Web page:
What do you look for in love?

What do you look for in love?

When you think of your current partner or your ideal future partner, what factors matter the most to you?  How has it changed over time?

When I think about the man that I hope to meet someday, there are a few things I already expect from him.  The qualities of being slow-to-anger, patient, and compassionate are very important.  Physical appearance matters to some extent.  A passion and drive in life is important.

I base this ideal-man on previous experiences dating, on books and movies, on the ideas that I got as a child.

Yet, I am aware of the Guys and Dolls problem.  Sarah Brown thinks she knows exactly what her future husband will look like and act like and be like.  She can list it in tremendous detail.  Then life gets in the way and she falls in love with someone very different.

I hear contradictory things in real life.  Some say that when love hits, it changes everything you thought you wanted.  Others say that being with someone who isn’t quite right is settling and you will eventually grow resentful.

Sometimes what is most important changes as we come to different points in our lives.  One friend was looking for men based on looks alone throughout her twenties, but now in her forties she places much more value on someone she can really talk to.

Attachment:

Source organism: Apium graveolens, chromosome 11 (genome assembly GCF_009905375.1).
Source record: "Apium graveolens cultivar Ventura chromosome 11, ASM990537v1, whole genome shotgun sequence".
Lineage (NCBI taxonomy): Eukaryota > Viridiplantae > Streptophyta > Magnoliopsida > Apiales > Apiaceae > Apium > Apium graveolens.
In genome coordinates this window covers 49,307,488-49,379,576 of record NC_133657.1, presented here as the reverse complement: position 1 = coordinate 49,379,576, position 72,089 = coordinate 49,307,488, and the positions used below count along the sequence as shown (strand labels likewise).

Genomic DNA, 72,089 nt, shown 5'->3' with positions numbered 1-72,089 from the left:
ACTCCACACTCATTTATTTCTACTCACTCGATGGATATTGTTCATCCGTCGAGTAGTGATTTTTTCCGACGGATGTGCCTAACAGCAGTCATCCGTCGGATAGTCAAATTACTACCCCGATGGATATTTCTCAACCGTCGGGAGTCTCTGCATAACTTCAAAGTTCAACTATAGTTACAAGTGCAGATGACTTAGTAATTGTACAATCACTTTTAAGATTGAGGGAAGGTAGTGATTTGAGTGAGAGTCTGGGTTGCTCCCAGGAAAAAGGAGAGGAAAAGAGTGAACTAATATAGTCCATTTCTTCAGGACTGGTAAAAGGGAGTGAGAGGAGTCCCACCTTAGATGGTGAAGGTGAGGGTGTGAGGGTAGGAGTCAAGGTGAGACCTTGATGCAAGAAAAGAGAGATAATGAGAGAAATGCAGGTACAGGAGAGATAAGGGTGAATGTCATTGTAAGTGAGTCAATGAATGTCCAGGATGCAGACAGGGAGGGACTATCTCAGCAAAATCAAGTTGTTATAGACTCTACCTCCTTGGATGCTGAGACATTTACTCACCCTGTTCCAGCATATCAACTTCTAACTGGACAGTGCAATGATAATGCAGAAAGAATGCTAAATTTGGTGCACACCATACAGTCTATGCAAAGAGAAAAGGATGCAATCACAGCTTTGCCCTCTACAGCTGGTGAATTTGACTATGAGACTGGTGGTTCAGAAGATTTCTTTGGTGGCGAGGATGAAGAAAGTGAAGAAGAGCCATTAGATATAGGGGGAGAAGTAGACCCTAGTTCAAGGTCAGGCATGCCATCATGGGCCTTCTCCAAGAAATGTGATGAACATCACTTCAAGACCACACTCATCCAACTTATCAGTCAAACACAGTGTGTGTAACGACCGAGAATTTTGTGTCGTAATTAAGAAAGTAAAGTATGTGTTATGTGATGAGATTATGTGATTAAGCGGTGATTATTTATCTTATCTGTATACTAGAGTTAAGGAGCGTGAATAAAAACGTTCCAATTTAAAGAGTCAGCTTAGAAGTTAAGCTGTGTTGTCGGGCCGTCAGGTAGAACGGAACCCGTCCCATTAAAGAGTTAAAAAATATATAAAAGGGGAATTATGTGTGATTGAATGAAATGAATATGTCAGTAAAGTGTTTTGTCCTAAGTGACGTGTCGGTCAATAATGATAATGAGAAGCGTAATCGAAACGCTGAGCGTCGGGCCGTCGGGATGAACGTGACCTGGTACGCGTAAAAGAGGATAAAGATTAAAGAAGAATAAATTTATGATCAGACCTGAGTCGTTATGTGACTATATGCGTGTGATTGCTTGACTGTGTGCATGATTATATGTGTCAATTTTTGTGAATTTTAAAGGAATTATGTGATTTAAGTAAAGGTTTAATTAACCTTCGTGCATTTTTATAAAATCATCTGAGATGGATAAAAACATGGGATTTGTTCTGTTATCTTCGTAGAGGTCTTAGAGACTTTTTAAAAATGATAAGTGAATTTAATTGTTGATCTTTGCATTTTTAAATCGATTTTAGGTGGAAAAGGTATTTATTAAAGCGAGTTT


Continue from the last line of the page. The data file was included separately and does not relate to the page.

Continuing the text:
What has your experience been?  Have you been surprised by love?  Or have you found in a partner everything you hoped to find?  Are you single and determined not to settle?  Do you have a list of qualities?  How much does it matter to you?  How has your list changed over time?

1 Comment

  1. Robyn Bradley
    Aug 24, 2011

    I definitely refuse to settle. Of course, I’m approaching 40 and might feel differently in a few years. 🙂

    A few years ago, I made a list of what I was looking for in a partner. I’m not even sure if looks made it to the list. For me, there has to be chemistry, that “thing” that’s impossible to define, but, like porn, I’ll know it when I see it. 😉

    And my “wants” have definitely evolved with age. I often say to my nieces and nephews that “what you want at 20 will likely be VERY different from what you’re going to want at 30.” Of course, this concept is easier to “get” in hindsight.

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